An example of this would be the current trend regarding obesity.
a model to test the industrial flight hypothesis
As scientists know with mammals, although , it comes with a great energetic cost. As with plants, an animal can spend its on consumption (metabolism) or investment (growth). An intriguing hypothesis is that growing large was part of an energy strategy, as the benefits of size (reduced risk of predation, ease of conserving body heat and consequently less need for a high metabolism, ability to access new food sources, such as foliage high above the ground) outweighed their costs (energy devoted to growth instead of metabolism, the need to constantly feed). Their size and the warm climate meant that large dinosaurs did not need as intense internal energy generation as mammals do, for instance, and dinosaurs may have been , with internal energy regulation greater than , but not as great as (mammals and birds).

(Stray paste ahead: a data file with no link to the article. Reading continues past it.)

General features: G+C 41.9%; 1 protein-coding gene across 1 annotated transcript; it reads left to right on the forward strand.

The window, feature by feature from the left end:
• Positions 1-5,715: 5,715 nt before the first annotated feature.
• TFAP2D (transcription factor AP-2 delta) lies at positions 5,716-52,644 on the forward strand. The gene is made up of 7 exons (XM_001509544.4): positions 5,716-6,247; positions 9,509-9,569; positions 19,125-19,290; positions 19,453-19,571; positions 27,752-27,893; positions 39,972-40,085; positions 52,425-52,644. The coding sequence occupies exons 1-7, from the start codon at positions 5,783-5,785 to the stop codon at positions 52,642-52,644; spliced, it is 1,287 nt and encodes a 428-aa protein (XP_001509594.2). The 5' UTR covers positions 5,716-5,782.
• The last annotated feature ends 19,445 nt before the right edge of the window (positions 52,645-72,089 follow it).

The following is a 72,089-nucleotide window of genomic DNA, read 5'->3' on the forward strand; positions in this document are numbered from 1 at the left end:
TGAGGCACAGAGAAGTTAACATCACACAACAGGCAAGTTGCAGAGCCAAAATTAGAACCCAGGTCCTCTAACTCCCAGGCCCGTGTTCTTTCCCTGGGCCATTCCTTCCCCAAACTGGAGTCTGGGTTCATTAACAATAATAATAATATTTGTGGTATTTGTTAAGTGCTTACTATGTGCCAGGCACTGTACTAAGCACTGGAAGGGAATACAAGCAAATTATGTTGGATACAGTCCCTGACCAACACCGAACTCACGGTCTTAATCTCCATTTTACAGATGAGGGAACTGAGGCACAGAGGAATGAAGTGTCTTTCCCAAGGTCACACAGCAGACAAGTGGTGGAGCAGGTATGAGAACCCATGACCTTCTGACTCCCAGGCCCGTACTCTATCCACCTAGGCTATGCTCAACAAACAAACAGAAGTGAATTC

Trade and The Industrial Flight Hypothesis.
The issue of avian and dinosaurian air sacs and when they evolved has been the focus of a rancorous dispute that was only recently resolved and hinged on the hollow parts of bones, which is a phenomenon called . The controversy involved dinosaur bone pneumaticity and how it may have been related to birds. In a , it was shown that birds have their most important air sacs where nobody thought they were, near a bird’s tail, not its head. Not only that, pneumatic bones are all related to the air sac system, and birds have the same pneumatic bones as saurischian dinosaurs did. The obvious implication is that the air sac system evolved in theropods and sauropods, when dinosaurs first appeared. If the air sac system appeared with the first dinosaurs, it is one more big reason why dinosaurs prevailed over the less respiratorily gifted therapsids. Such a highly effective respiration system evolving in a low-oxygen environment is a tantalizing hypothesis.